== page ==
Say you want to retire from a big company. You’ve worked there a long time. You’ll get a pension, but, before you retire, you want to find out whether you’ll also get health coverage.
Luckily, you will. Your union negotiated for retiree coverage in its collective bargaining agreement, which says that, if you’re entitled to a pension, you’re also entitled to a “full Company contribution toward the cost of benefits.”
That’s good enough for you. You retire. Three years later, you’re living in Florida and cultivating your bocce game when you get a letter in the mail. Your company now wants you to start paying premiums toward your health plan. You’re worried—you’re barely getting by as it is—and also confused. Didn’t your company promise to cover the costs of your health plan during your retirement? Doesn’t that mean until you die?
That question is now teed up for the Supreme Court, which just agreed to hear the case of M&G Polymers v. Tackett. The question arises because federal law (ERISA, if you’re curious) treats pensions differently from retiree health coverage. Pensions are said to “vest” the moment a worker retires. Employers can’t welch on a vested pension.
Health care is another thing altogether. For union-negotiated coverage, health benefits vest only if that’s what the collective bargaining agreement says. So if the agreement says, “The company will cover the full costs of your health benefits until you croak,” the right to free lifetime coverage would vest. But if the agreement says, “The company may at some later date ask retirees to contribute to their health plans,” it wouldn’t.
Oddly enough, collective bargaining agreements are often silent about the duration of retiree health coverage. That’s true here: you’re entitled to “full Company contribution[s],” but for how long? Only for as long as that particular collective bargaining agreement is in force? Or until death?
Because cases like this come up all the time, the courts of appeals have developed different strategies for resolving them. The Sixth Circuit thinks that health benefits vest unless the collective bargaining agreement says to the contrary—which explains, in part, why the Sixth Circuit ruled in favor of the retirees in M&G Polymers. Other courts say that they vest only if the agreement says so unambiguously. Still others are somewhere in between.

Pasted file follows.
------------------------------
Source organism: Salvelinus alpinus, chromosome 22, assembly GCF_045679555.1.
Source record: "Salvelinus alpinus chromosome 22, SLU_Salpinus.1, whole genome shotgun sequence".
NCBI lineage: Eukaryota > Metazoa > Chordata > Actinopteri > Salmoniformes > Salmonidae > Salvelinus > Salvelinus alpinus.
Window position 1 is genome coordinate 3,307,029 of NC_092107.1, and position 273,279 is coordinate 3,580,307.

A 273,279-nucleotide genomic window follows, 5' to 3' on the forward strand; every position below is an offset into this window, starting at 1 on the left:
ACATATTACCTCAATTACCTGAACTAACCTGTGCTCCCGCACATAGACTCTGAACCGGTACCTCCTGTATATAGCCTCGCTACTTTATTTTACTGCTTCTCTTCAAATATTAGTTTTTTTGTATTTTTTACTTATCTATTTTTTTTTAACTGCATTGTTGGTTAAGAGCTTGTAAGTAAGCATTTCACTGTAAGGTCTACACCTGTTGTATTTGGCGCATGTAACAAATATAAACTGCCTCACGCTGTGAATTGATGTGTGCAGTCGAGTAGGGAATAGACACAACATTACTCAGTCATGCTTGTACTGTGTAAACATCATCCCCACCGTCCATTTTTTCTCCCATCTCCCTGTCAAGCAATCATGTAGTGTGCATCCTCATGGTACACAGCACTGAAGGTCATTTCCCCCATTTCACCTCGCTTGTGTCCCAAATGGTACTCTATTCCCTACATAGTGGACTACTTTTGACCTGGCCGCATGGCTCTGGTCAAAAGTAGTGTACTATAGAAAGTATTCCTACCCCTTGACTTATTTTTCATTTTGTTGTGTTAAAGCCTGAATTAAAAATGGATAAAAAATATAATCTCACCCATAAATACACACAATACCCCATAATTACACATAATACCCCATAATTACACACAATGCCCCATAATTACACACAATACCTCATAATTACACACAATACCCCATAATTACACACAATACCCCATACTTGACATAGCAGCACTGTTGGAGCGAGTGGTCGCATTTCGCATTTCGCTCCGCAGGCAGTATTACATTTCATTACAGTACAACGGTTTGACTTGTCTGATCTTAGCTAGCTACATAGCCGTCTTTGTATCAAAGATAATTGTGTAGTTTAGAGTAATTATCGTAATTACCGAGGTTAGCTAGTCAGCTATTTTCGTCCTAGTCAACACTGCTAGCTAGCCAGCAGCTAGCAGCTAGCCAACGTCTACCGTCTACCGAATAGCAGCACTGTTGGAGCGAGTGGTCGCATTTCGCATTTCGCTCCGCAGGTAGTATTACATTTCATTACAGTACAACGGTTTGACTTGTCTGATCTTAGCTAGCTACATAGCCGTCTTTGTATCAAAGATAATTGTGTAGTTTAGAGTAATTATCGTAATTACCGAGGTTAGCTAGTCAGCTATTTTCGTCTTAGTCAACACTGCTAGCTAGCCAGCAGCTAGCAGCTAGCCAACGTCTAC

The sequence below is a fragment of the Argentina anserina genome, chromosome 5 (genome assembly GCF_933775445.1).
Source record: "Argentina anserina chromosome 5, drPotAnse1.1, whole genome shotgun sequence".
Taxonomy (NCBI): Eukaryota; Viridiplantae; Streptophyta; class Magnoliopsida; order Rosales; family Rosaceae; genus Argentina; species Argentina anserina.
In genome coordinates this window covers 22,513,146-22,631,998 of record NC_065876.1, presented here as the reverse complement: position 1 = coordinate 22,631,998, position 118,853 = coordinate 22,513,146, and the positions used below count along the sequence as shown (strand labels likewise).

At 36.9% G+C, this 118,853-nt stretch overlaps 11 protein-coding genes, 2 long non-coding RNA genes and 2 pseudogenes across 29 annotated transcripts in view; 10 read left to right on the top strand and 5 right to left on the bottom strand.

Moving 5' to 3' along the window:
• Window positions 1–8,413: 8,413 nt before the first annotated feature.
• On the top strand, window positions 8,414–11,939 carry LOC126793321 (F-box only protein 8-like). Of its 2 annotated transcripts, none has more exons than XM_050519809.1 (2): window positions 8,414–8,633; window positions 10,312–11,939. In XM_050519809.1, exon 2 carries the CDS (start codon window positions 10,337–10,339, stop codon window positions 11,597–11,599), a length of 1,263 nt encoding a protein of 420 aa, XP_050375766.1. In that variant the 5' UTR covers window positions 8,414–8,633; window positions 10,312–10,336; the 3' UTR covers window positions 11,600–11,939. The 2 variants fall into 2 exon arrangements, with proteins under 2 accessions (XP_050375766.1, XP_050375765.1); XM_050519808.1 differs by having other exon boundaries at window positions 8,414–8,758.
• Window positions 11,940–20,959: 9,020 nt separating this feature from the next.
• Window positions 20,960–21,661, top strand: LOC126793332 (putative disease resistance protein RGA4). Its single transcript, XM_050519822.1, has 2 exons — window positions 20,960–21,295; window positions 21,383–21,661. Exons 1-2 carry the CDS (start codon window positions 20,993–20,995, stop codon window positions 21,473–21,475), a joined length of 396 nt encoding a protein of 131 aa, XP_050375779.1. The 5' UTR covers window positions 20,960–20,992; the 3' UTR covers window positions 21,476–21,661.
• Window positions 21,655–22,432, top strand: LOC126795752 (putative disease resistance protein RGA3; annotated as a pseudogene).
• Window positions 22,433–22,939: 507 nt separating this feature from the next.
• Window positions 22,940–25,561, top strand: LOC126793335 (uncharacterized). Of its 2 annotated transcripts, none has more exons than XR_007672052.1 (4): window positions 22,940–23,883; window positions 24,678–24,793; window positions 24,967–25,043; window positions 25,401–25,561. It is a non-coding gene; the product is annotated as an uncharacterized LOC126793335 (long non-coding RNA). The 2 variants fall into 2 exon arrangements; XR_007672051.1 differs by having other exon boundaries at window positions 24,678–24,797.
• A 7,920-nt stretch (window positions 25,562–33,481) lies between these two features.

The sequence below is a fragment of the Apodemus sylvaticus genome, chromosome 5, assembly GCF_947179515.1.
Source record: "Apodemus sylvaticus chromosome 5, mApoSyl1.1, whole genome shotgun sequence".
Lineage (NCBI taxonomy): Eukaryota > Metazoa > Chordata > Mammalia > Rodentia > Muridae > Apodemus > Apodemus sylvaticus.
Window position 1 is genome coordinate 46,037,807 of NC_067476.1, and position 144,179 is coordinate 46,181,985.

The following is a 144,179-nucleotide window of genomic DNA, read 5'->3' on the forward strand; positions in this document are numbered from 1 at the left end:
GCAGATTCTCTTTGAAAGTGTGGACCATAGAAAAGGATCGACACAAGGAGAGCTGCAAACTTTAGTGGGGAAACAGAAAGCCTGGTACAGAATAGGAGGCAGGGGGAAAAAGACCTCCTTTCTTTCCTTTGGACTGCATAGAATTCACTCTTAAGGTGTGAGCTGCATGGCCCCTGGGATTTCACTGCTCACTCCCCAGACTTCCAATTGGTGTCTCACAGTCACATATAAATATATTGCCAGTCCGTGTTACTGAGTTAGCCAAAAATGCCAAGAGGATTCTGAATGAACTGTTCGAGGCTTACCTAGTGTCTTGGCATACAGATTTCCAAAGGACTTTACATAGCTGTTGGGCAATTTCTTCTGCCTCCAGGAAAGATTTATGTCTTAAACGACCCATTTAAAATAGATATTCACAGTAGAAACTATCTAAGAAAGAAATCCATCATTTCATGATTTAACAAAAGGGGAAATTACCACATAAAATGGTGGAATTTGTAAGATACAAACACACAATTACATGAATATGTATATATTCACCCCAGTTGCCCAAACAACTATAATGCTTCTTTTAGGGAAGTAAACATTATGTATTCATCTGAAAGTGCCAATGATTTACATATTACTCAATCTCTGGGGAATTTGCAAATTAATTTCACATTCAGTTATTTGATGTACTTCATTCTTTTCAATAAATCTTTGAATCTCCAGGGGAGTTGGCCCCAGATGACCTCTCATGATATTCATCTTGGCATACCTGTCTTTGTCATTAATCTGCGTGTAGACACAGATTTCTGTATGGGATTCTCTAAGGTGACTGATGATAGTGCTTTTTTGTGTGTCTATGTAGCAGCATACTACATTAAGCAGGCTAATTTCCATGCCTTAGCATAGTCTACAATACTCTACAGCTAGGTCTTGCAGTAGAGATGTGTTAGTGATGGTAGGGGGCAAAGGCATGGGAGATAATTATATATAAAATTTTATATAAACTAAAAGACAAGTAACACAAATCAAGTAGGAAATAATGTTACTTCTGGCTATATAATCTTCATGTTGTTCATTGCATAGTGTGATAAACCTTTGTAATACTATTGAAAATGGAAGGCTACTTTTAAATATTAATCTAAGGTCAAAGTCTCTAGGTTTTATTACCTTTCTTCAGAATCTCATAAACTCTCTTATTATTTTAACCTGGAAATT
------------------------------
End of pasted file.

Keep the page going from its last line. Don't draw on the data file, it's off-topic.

The Supreme Court will now wade into this mess to decide how lower courts should construe silences and ambiguities in collective bargaining agreements. The question may seem arcane, but it’s important. Lots of companies would like to cut back on their retiree obligations—especially in the Rust Belt. Not coincidentally, the Sixth Circuit has jurisdiction over much of that area. Eliminating the Sixth Circuit’s retiree-friendly rule would make it easier for Rust Belt companies to trim retiree health benefits. That could create financial hardship for thousands of retirees and give heartburn to their former unions.
If I had to guess, this case won’t go well for retirees. The Sixth Circuit’s retiree-friendly rule is an outlier; it has no counterpart in the rest of the circuit courts. Plus, the justification that the Sixth Circuit has offered for its rule—first announced in a 1983 case called Yard-Man—is a bit of a head-scratcher. Yard-Man reasoned that workers (and their unions) will generally insist on lifetime retiree benefits to avoid the risk that employers might someday snatch them away. But if that’s right, wouldn’t unions also make companies put that promise in writing?
Sure, it’s possible that, when collective-bargaining agreements are negotiated, “everybody knows” that health benefits are meant to vest for life upon retirement. If so, the Yard-Man rule might make sense—why reduce to writing what everybody knows? I’m skeptical, however, that such a consensus pervades hard-fought union negotiations. Even if I’m wrong about that—always a possibility—it’ll be very hard to convince a business-friendly Supreme Court that it does.
Which brings us back to our bocce-loving retiree in Boca Raton. Fixed income or not, he may soon find himself paying more for his health care.